23 January 2014
The first completely automatic electronic system
for switching telephone calls.
The people behind the invention:
Almon B. Strowger (1839-1902), an American inventor
Charles Wilson Hoover, Jr. (1925- ), supervisor of memory
Wallace Andrew Depp (1914- ), director of Electronic
Merton Brown Purvis (1923- ), designer of switching
Electromechanical Switching Systems
The introduction of electronic switching technology into the telephone
network was motivated by the desire to improve the quality
of the telephone system, add new features, and reduce the cost of
switching technology. Telephone switching systems have three features:
signaling, control, and switching functions. There were several
generations of telephone switching equipment before the first
fully electronic switching “office” (device) was designed.
The first automatic electromechanical (partly electronic and partly
mechanical) switching office was the Strowger step-by-step switch.
Strowger switches relied upon the dial pulses generated by rotary
dial telephones to move their switching elements to the proper positions
to connect one telephone with another. In the step-by-step process,
the first digit dialed moved the first mechanical switch into position,
the second digit moved the second mechanical switch into
position, and so forth, until the proper telephone connection was established.
These Strowger switching offices were quite large, and
they lacked flexibility and calling features.
The second generation of automatic electromechanical telephone
switching offices was of the “crossbar” type. Initially, crossbar
switches relied upon a specialized electromechanical controller called
a “marker” to establish call connections. Electromechanical telephone
switching offices had difficulty implementing additional features
and were unable to handle large numbers of incoming calls.
Electronic Switching Systems
In the early 1940’s, research into the programmed control of
switching offices began at the American Telephone and Telegraph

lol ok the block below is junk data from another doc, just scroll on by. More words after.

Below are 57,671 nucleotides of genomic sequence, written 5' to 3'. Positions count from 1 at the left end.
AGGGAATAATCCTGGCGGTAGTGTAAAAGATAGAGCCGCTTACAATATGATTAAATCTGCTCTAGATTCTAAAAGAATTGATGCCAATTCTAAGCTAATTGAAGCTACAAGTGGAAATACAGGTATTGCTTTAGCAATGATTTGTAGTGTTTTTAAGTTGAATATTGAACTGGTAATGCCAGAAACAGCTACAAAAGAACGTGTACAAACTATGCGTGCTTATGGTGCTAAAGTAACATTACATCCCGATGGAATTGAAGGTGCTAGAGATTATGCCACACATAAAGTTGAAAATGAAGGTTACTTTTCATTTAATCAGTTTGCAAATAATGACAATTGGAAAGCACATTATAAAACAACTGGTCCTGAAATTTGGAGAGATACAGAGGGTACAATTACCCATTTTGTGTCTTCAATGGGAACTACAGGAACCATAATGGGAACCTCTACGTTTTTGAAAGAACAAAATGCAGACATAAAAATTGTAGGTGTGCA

Company’s Bell Labs. This early research resulted in a trial office being
put into service in Morris, Illinois, in 1960. The Morris switch
used a unique memory called the “flying spot store.” It used a photographic
plate as a program memory, and the memory was accessed
optically. In order to change the memory, one had to scratch
out or cover parts of the photographic plate.
Before the development of the Morris switch, gas tubes had been
used to establish voice connections. This was accomplished by applying
a voltage difference across the end points of the conversation.
When this voltage difference was applied, the gas tubes would
conduct electricity, thus establishing the voice connection. The Morris
trial showed that gas tubes could not support the voltages that
the new technology required to make telephones ring or to operate
The knowledge gained from the Morris trial led to the development
of the first full-scale, commercial, computer-controlled
electronic switch, the electronic switching system 1 (ESS-1). The
first ESS-1 went into service in New Jersey in 1965. In the ESS-1,
electromechanical switching elements, or relays, were controlled
by computer software. A centralized computer handled call processing.
Because the telephone service of an entire community
depends on the reliability of the telephone switching office, the